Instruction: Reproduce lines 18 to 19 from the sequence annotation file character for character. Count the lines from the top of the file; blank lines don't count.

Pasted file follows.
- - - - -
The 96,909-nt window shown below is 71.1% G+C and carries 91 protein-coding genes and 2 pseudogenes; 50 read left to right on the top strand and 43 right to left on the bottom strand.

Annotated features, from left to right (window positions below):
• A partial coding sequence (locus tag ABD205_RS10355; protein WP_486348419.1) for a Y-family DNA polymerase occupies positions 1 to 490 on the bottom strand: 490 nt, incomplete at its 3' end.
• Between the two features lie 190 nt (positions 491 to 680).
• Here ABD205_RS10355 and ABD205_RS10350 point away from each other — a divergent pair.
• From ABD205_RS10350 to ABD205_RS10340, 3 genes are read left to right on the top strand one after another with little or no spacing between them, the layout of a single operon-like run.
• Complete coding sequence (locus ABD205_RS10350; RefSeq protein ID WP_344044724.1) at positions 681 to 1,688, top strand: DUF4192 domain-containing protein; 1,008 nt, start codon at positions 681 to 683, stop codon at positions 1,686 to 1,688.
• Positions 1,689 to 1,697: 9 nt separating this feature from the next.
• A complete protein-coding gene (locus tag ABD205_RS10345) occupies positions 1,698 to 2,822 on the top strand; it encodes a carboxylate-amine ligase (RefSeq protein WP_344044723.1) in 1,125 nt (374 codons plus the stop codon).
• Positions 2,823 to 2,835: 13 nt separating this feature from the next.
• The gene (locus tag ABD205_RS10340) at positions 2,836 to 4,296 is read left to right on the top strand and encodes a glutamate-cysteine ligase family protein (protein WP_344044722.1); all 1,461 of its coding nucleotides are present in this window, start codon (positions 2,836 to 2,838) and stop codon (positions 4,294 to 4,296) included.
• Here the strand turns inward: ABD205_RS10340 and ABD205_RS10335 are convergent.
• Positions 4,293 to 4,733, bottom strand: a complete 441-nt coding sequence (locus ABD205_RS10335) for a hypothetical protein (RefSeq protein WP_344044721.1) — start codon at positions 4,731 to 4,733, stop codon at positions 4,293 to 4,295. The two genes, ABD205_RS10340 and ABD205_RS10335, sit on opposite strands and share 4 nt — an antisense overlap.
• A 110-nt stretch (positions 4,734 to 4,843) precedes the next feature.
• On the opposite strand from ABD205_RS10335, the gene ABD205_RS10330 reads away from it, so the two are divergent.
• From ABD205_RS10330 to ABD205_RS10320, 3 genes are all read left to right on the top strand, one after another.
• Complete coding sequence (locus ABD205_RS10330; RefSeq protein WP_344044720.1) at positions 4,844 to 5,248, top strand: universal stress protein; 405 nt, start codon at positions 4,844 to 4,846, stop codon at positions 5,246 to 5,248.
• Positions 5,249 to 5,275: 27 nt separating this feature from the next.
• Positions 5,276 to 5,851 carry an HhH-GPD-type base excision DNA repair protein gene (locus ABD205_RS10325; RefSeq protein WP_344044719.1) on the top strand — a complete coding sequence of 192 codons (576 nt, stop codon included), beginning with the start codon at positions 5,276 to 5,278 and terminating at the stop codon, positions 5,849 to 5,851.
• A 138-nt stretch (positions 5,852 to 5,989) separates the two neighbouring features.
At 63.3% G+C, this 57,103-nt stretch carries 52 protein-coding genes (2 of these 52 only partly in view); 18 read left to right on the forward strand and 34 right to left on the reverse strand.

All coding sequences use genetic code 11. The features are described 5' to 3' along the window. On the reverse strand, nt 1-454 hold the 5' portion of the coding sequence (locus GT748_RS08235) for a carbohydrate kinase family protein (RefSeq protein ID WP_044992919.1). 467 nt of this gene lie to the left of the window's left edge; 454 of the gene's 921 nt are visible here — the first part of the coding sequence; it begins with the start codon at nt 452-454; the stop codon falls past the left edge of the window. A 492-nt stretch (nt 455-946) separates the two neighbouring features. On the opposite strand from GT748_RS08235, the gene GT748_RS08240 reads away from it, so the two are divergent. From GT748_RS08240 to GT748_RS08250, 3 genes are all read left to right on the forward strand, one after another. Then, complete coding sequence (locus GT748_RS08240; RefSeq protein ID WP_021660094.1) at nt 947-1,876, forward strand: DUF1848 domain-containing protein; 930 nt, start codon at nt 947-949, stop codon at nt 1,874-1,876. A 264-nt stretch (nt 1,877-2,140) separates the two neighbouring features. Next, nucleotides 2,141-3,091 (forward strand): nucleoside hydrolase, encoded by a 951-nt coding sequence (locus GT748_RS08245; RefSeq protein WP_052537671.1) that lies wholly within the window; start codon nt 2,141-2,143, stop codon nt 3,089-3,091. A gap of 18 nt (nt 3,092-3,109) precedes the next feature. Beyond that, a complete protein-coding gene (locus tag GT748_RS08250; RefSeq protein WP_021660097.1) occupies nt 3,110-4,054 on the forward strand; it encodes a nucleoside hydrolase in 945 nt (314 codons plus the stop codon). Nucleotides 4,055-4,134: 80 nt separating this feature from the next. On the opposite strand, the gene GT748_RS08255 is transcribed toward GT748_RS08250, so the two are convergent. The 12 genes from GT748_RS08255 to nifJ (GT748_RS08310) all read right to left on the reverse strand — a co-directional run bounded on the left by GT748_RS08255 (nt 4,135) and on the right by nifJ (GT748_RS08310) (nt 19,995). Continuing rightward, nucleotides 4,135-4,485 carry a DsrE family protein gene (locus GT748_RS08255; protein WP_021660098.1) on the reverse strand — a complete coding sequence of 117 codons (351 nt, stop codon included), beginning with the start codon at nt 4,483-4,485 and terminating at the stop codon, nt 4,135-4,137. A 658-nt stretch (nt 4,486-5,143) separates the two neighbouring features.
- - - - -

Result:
• Positions 5,249 to 5,275: 27 nt separating this feature from the next.
• Positions 5,276 to 5,851 carry an HhH-GPD-type base excision DNA repair protein gene (locus ABD205_RS10325; RefSeq protein WP_344044719.1) on the top strand — a complete coding sequence of 192 codons (576 nt, stop codon included), beginning with the start codon at positions 5,276 to 5,278 and terminating at the stop codon, positions 5,849 to 5,851.